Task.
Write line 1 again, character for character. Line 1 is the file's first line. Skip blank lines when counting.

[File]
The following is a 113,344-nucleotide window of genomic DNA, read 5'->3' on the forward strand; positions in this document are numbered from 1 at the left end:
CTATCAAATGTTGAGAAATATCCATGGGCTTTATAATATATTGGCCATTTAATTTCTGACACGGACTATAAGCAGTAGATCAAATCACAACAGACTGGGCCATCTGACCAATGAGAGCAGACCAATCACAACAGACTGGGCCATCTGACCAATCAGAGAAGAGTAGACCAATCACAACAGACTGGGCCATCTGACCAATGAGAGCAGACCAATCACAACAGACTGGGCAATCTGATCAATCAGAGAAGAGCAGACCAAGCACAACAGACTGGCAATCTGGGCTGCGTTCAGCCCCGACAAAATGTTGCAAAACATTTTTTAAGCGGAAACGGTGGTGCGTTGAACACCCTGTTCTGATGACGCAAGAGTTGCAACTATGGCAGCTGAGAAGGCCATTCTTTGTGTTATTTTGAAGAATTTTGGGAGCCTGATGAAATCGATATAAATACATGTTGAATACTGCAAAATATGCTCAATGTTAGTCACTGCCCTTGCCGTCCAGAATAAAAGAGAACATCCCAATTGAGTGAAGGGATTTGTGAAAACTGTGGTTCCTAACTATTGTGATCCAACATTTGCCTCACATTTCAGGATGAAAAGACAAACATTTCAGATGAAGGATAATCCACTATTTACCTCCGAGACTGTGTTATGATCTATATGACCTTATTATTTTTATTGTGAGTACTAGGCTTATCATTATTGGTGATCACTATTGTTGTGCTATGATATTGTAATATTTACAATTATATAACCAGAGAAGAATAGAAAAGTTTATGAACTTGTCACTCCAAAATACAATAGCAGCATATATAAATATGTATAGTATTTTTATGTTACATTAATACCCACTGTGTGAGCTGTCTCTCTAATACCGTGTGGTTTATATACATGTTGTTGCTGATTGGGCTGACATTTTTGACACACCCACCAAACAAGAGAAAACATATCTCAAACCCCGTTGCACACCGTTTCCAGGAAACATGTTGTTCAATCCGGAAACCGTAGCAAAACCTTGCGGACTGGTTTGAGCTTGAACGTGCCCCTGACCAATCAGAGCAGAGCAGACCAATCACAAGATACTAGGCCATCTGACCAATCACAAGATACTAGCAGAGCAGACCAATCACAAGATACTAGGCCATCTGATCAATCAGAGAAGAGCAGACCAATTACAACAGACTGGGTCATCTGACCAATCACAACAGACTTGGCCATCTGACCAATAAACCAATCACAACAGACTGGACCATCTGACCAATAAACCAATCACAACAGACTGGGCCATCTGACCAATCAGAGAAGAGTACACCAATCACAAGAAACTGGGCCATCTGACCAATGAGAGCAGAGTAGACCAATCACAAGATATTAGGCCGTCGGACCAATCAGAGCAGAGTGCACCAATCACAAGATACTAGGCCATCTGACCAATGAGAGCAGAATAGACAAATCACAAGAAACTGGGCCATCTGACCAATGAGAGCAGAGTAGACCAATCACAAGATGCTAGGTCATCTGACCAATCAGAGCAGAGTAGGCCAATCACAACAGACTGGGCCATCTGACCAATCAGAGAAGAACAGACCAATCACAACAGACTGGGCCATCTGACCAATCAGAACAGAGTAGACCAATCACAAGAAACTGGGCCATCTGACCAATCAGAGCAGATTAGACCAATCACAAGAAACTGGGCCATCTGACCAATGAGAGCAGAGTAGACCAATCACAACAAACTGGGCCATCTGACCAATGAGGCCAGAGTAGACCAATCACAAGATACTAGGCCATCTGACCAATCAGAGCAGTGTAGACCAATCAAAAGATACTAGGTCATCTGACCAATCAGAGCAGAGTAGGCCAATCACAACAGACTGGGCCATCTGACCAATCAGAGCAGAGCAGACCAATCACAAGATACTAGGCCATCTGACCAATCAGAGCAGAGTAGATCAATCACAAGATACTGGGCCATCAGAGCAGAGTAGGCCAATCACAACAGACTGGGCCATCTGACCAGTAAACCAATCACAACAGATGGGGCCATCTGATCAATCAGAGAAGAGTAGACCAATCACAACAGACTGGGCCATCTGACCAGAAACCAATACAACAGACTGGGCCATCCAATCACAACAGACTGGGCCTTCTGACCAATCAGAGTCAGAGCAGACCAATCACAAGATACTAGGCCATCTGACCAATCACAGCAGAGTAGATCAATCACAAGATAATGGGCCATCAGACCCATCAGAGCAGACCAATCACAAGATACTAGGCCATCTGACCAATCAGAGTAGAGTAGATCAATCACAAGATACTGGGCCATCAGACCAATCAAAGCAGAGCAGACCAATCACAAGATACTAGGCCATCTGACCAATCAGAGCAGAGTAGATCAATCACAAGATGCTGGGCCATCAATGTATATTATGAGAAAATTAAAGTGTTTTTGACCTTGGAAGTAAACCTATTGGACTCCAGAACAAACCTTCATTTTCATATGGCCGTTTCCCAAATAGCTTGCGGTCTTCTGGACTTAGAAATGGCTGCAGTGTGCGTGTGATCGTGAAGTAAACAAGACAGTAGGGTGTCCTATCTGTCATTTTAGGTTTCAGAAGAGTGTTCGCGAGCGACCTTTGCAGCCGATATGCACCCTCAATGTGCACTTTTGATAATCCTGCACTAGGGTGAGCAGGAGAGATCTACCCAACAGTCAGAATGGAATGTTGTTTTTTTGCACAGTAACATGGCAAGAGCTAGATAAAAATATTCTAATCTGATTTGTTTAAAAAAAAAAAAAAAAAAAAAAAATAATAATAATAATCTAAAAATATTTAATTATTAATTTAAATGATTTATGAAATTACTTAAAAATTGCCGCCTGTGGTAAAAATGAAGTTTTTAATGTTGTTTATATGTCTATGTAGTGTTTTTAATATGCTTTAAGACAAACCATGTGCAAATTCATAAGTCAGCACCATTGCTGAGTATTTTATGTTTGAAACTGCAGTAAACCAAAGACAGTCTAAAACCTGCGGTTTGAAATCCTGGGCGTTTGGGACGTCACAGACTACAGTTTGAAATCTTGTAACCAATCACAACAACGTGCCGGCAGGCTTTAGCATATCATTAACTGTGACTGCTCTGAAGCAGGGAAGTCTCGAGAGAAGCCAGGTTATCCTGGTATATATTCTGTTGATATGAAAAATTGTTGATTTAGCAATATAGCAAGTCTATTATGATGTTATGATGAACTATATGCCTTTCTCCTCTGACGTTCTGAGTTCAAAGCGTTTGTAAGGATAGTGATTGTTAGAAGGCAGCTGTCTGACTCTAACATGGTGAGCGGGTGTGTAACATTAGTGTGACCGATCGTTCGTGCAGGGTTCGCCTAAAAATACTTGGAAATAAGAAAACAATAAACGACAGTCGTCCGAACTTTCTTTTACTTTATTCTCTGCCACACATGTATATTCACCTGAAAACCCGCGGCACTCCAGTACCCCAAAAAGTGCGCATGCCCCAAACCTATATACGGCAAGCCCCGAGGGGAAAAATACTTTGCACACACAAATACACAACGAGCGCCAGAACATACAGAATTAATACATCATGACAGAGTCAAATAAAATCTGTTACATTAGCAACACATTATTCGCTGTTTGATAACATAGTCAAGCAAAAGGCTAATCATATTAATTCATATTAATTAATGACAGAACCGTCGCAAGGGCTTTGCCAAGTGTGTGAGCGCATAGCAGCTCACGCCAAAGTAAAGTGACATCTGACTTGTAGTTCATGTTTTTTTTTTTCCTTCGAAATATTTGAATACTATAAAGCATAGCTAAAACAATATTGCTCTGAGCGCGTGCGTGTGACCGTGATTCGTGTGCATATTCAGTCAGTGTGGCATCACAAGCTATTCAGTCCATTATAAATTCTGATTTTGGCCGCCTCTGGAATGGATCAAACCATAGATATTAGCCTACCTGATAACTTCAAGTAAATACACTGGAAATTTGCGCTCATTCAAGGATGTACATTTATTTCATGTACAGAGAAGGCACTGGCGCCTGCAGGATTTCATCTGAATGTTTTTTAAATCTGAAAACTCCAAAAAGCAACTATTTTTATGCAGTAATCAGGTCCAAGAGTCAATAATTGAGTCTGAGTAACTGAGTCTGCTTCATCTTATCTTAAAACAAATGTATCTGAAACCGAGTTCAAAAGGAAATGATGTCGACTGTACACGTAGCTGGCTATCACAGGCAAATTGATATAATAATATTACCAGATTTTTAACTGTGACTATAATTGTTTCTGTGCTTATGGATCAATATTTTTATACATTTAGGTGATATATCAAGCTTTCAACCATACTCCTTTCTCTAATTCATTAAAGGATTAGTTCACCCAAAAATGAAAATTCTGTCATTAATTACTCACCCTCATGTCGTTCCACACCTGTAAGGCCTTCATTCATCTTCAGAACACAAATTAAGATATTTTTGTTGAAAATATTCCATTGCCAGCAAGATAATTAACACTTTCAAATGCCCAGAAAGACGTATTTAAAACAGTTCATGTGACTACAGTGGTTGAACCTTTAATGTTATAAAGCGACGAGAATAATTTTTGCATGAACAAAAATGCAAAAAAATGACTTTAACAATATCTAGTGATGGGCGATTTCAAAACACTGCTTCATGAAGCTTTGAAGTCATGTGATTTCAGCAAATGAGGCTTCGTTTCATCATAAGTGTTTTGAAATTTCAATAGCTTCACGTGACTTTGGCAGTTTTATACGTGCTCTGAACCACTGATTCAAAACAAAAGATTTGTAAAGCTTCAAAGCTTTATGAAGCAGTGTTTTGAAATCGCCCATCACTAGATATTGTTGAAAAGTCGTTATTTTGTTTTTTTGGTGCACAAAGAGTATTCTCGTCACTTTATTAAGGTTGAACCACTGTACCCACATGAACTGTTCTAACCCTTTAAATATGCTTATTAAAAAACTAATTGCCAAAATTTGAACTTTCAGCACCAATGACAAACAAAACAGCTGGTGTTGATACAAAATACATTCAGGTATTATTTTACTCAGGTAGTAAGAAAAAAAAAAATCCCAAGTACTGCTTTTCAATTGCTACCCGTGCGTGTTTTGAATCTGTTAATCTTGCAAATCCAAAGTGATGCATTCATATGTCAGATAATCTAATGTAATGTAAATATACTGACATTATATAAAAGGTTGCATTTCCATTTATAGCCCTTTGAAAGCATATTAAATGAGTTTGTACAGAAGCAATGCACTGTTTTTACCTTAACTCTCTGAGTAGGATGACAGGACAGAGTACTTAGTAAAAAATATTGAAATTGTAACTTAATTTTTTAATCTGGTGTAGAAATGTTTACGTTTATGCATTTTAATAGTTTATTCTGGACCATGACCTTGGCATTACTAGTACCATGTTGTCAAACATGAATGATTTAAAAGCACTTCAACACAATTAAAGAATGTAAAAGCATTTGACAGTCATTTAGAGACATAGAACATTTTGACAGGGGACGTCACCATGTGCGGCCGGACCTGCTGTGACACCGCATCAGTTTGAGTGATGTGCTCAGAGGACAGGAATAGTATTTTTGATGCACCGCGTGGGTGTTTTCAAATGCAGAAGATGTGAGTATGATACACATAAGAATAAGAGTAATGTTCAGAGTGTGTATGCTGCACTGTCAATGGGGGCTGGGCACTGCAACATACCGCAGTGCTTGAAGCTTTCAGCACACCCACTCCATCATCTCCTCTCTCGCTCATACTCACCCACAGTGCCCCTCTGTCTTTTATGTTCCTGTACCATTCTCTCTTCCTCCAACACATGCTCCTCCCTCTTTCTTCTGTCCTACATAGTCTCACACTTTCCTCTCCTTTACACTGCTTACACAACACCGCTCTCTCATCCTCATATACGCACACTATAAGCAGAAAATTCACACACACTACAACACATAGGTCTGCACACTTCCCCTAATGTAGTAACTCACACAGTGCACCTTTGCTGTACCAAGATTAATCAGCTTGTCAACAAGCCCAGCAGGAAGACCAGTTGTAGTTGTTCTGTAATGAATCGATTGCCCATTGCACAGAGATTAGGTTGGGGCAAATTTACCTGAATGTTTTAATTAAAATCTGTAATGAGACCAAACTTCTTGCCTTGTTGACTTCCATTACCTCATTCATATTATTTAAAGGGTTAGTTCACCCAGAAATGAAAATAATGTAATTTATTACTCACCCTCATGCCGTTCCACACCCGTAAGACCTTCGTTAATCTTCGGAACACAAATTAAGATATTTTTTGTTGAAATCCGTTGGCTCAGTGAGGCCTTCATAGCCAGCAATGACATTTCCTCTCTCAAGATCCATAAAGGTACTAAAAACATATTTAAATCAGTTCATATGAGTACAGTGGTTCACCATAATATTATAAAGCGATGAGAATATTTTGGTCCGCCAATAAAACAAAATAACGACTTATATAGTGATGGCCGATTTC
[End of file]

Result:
The following is a 113,344-nucleotide window of genomic DNA, read 5'->3' on the forward strand; positions in this document are numbered from 1 at the left end: